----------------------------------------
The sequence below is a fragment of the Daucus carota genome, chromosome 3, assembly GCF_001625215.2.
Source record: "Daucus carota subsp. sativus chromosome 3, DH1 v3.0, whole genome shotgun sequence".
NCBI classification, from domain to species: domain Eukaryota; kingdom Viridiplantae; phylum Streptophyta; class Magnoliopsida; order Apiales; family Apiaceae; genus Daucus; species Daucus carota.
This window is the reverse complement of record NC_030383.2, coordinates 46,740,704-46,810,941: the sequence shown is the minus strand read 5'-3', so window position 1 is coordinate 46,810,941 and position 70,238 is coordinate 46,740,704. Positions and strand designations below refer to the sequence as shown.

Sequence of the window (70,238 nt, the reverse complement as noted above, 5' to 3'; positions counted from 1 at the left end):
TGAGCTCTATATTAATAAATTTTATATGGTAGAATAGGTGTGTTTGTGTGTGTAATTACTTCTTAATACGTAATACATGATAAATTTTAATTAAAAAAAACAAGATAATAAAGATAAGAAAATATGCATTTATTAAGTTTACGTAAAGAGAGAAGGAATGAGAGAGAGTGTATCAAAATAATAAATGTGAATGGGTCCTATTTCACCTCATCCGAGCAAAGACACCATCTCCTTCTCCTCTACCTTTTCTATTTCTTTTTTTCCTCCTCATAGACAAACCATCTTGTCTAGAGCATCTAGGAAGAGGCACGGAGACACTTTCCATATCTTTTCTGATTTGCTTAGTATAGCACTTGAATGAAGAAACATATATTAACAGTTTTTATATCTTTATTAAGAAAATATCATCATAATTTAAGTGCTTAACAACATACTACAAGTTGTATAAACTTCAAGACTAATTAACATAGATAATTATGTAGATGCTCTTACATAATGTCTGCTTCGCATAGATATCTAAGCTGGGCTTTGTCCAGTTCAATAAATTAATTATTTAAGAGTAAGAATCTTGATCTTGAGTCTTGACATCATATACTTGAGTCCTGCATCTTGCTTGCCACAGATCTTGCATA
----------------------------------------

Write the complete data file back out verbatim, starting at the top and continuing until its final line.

The sequence below is a fragment of the Daucus carota genome, chromosome 3, assembly GCF_001625215.2.
Source record: "Daucus carota subsp. sativus chromosome 3, DH1 v3.0, whole genome shotgun sequence".
NCBI classification, from domain to species: domain Eukaryota; kingdom Viridiplantae; phylum Streptophyta; class Magnoliopsida; order Apiales; family Apiaceae; genus Daucus; species Daucus carota.
This window is the reverse complement of record NC_030383.2, coordinates 46,740,704-46,810,941: the sequence shown is the minus strand read 5'-3', so window position 1 is coordinate 46,810,941 and position 70,238 is coordinate 46,740,704. Positions and strand designations below refer to the sequence as shown.

Sequence of the window (70,238 nt, the reverse complement as noted above, 5' to 3'; positions counted from 1 at the left end):
TGAGCTCTATATTAATAAATTTTATATGGTAGAATAGGTGTGTTTGTGTGTGTAATTACTTCTTAATACGTAATACATGATAAATTTTAATTAAAAAAAACAAGATAATAAAGATAAGAAAATATGCATTTATTAAGTTTACGTAAAGAGAGAAGGAATGAGAGAGAGTGTATCAAAATAATAAATGTGAATGGGTCCTATTTCACCTCATCCGAGCAAAGACACCATCTCCTTCTCCTCTACCTTTTCTATTTCTTTTTTTCCTCCTCATAGACAAACCATCTTGTCTAGAGCATCTAGGAAGAGGCACGGAGACACTTTCCATATCTTTTCTGATTTGCTTAGTATAGCACTTGAATGAAGAAACATATATTAACAGTTTTTATATCTTTATTAAGAAAATATCATCATAATTTAAGTGCTTAACAACATACTACAAGTTGTATAAACTTCAAGACTAATTAACATAGATAATTATGTAGATGCTCTTACATAATGTCTGCTTCGCATAGATATCTAAGCTGGGCTTTGTCCAGTTCAATAAATTAATTATTTAAGAGTAAGAATCTTGATCTTGAGTCTTGACATCATATACTTGAGTCCTGCATCTTGCTTGCCACAGATCTTGCATA